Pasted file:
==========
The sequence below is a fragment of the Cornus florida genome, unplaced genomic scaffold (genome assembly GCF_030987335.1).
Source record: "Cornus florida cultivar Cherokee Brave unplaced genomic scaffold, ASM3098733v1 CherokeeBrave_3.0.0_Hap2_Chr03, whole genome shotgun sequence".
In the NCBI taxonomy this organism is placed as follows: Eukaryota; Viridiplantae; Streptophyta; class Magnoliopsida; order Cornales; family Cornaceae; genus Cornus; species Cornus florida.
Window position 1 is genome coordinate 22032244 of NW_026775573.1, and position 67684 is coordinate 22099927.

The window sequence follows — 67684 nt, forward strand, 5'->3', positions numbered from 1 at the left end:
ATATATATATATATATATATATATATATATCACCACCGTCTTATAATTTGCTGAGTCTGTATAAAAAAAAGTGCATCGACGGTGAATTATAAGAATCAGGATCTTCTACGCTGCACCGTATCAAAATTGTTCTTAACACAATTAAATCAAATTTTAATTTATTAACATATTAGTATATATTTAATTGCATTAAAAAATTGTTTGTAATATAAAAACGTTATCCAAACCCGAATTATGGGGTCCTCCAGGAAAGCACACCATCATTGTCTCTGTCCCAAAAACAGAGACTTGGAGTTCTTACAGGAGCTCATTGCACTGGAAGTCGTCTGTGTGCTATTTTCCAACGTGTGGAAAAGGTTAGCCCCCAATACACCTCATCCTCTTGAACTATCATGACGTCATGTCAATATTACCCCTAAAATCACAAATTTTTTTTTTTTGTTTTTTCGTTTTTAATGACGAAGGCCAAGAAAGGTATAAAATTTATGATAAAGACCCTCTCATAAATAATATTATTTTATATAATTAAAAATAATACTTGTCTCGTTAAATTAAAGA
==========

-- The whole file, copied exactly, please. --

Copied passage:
The sequence below is a fragment of the Cornus florida genome, unplaced genomic scaffold (genome assembly GCF_030987335.1).
Source record: "Cornus florida cultivar Cherokee Brave unplaced genomic scaffold, ASM3098733v1 CherokeeBrave_3.0.0_Hap2_Chr03, whole genome shotgun sequence".
In the NCBI taxonomy this organism is placed as follows: Eukaryota; Viridiplantae; Streptophyta; class Magnoliopsida; order Cornales; family Cornaceae; genus Cornus; species Cornus florida.
Window position 1 is genome coordinate 22032244 of NW_026775573.1, and position 67684 is coordinate 22099927.

The window sequence follows — 67684 nt, forward strand, 5'->3', positions numbered from 1 at the left end:
ATATATATATATATATATATATATATATATCACCACCGTCTTATAATTTGCTGAGTCTGTATAAAAAAAAGTGCATCGACGGTGAATTATAAGAATCAGGATCTTCTACGCTGCACCGTATCAAAATTGTTCTTAACACAATTAAATCAAATTTTAATTTATTAACATATTAGTATATATTTAATTGCATTAAAAAATTGTTTGTAATATAAAAACGTTATCCAAACCCGAATTATGGGGTCCTCCAGGAAAGCACACCATCATTGTCTCTGTCCCAAAAACAGAGACTTGGAGTTCTTACAGGAGCTCATTGCACTGGAAGTCGTCTGTGTGCTATTTTCCAACGTGTGGAAAAGGTTAGCCCCCAATACACCTCATCCTCTTGAACTATCATGACGTCATGTCAATATTACCCCTAAAATCACAAATTTTTTTTTTTTGTTTTTTCGTTTTTAATGACGAAGGCCAAGAAAGGTATAAAATTTATGATAAAGACCCTCTCATAAATAATATTATTTTATATAATTAAAAATAATACTTGTCTCGTTAAATTAAAGA